Chapter 6 - Vacuity And Substance

In general, whoever occupies the battleground first and awaits the enemy will be at ease; whoever occupies the battleground afterward and must race to the conflict will be fatigued. Thus one who excels at warfare compels men and is not compelled by other men.

In order to cause the enemy to come of their own volition, extend some apparent profit. In order to prevent the enemy from coming forth, show them the potential harm.

Thus if the enemy is rested you can tire him; if he is well fed you can make him hungry; if he is at rest you can move him. Go forth to positions to which he must race. Race forth where he does not expect it.

To travel a thousand kilometres without becoming fatigued, traverse unoccupied terrain. To ensure taking the objective in an attack, strike positions that are undefended. To be certain of an impregnable defence, secure positions that the enemy will not attack.
Thus when someone excels in attacking, the enemy does not know where to mount his defence; when someone excels at defence, the enemy does not know where to attack. So subtle it approaches the formless, so spiritual it attains the soundless. Thus he can act as the enemy's Master of Fate.

To effect an unhampered advance, strike their vacuities. To effect a retreat that cannot be overtaken, employ unmatchable speed. Thus if I want to engage in combat, even though the enemy has high ramparts and deep moats, they cannot avoid doing battle because I attack objectives they must rescue.
If I do not want to engage in combat, even though I merely draw a line on the ground and defend it, they will not be able to engage me in battle because we thwart their movements.

Thus if I determine the enemy's disposition of force while I have no perceptible form, I can concentrate my forces while the enemy is fragmented. If we are concentrated into a single force while they are fragmented into ten, then we attack them with ten times their strength. Thus we are many and the enemy is few. If we can attack their few with our many, those whom we engage in battle will be severly constrained.

The location where we will engage the enemy must not become known to them. If it is not known, then the positions they must prepare to defend will be numerous. If the positions the enemy prepares to defend are numerous, then the forces we will engage will be few. If no positions are left undefended, there will not be any places with more than a few.
The few are the ones who prepare against others; the many are the ones who make others prepare against them.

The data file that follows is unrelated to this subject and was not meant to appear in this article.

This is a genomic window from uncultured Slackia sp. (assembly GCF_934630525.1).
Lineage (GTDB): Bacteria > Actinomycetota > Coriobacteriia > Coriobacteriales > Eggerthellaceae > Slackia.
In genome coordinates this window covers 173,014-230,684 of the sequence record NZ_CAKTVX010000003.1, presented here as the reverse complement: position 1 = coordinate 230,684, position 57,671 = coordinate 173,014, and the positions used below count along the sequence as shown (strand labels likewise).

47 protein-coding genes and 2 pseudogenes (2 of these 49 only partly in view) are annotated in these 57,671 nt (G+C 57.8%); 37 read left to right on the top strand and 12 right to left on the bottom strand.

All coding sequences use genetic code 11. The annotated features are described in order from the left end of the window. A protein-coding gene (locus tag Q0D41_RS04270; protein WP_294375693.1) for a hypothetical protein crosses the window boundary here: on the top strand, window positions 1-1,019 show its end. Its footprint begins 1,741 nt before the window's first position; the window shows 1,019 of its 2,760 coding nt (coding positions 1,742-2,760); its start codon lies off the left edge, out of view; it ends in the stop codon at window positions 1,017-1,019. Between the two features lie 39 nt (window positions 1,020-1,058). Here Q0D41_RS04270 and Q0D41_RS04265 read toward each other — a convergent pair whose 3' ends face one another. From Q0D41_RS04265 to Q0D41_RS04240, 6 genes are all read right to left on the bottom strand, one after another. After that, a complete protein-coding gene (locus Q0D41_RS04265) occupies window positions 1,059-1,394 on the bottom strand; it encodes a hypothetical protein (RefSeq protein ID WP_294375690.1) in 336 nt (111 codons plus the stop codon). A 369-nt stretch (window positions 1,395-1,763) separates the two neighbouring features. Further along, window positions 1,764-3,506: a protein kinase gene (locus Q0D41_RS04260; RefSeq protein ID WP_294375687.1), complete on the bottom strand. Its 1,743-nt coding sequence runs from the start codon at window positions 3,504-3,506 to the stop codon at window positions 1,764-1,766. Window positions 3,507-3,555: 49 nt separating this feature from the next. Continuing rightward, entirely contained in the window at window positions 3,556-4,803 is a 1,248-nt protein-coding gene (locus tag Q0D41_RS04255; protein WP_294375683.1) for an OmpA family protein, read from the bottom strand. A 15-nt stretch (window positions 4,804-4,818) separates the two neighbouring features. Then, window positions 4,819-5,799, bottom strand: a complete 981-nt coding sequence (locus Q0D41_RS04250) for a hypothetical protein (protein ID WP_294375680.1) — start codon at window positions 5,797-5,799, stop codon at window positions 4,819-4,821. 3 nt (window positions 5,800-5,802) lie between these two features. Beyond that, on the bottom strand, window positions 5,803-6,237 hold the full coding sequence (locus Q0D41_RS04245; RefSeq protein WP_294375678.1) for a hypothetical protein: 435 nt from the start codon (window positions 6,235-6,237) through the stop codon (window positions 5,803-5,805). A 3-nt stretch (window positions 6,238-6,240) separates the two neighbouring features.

If you know the field and day of battle, you can traverse a thousand kilometres and assemble to engage in combat. If you do not know the field nor day for battle, then the left flank cannot aid the right, nor the right flank aid the left; the front cannot aid the rear, nor the rear aid the front. How much more so when the distant are some tens of kilometres away and the near several kilometres apart? Thus I say victory can be achieved. Even though the enemy is more numerous, they can be forced not to fight.

Critically analyse them to know the estimations for gain and loss. Stimulate them to know the patterns of their movement and stopping. Determine their disposition of force to know the tenable and fatal terrain. Probe them to know where they have an excess, where an insufficiency.
Thus the pinnacle of military deployment approaches the formless. If it is formless, then even the deepest spy cannot discern it or the wise make plans against it.

In accord with the enemy's disposition we impose measures on the masses that produce victory, but the masses are unable to fathom them. Men all know the disposition by which we attain victory, but no one knows the configuration through which we control the victory. Thus a victorious battle strategy is not repeated, the configurations of response to the enemy are inexhaustible.

Now the army's disposition of force is like water. Water's configuration avoids heights and races downward. The army's disposition of force avoids the substantial and strikes the vacuous. Water configures its flow in accord with the terrain, the army controls its victory in accord with the enemy.
Thus the army does not maintain any constant strategic configuration of power, water has no constant shape. One who is able to change and transform in accord with the enemy and wrest victory is termed spiritual.

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